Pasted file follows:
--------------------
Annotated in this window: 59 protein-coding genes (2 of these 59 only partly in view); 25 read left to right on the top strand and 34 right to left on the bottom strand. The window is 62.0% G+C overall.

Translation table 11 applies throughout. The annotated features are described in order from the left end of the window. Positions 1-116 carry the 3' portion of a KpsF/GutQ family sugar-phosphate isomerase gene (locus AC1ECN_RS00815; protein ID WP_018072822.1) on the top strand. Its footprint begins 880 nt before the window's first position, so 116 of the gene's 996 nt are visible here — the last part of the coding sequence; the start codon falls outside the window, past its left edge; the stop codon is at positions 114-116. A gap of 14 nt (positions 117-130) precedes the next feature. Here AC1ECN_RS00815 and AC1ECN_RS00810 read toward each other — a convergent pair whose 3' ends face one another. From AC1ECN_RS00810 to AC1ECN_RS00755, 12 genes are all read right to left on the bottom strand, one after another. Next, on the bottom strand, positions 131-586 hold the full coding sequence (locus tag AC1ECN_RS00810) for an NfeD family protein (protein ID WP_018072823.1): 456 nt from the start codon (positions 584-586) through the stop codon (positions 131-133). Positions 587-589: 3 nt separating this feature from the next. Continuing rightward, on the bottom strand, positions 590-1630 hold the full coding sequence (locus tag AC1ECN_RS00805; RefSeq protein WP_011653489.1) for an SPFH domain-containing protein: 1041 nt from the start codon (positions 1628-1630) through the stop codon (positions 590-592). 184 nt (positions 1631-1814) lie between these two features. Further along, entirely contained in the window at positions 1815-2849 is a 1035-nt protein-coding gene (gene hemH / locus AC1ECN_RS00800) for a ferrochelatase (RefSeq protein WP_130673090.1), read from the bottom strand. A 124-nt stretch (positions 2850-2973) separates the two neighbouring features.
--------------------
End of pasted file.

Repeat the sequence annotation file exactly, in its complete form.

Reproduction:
Annotated in this window: 59 protein-coding genes (2 of these 59 only partly in view); 25 read left to right on the top strand and 34 right to left on the bottom strand. The window is 62.0% G+C overall.

Translation table 11 applies throughout. The annotated features are described in order from the left end of the window. Positions 1-116 carry the 3' portion of a KpsF/GutQ family sugar-phosphate isomerase gene (locus AC1ECN_RS00815; protein ID WP_018072822.1) on the top strand. Its footprint begins 880 nt before the window's first position, so 116 of the gene's 996 nt are visible here — the last part of the coding sequence; the start codon falls outside the window, past its left edge; the stop codon is at positions 114-116. A gap of 14 nt (positions 117-130) precedes the next feature. Here AC1ECN_RS00815 and AC1ECN_RS00810 read toward each other — a convergent pair whose 3' ends face one another. From AC1ECN_RS00810 to AC1ECN_RS00755, 12 genes are all read right to left on the bottom strand, one after another. Next, on the bottom strand, positions 131-586 hold the full coding sequence (locus tag AC1ECN_RS00810) for an NfeD family protein (protein ID WP_018072823.1): 456 nt from the start codon (positions 584-586) through the stop codon (positions 131-133). Positions 587-589: 3 nt separating this feature from the next. Continuing rightward, on the bottom strand, positions 590-1630 hold the full coding sequence (locus tag AC1ECN_RS00805; RefSeq protein WP_011653489.1) for an SPFH domain-containing protein: 1041 nt from the start codon (positions 1628-1630) through the stop codon (positions 590-592). 184 nt (positions 1631-1814) lie between these two features. Further along, entirely contained in the window at positions 1815-2849 is a 1035-nt protein-coding gene (gene hemH / locus AC1ECN_RS00800) for a ferrochelatase (RefSeq protein WP_130673090.1), read from the bottom strand. A 124-nt stretch (positions 2850-2973) separates the two neighbouring features.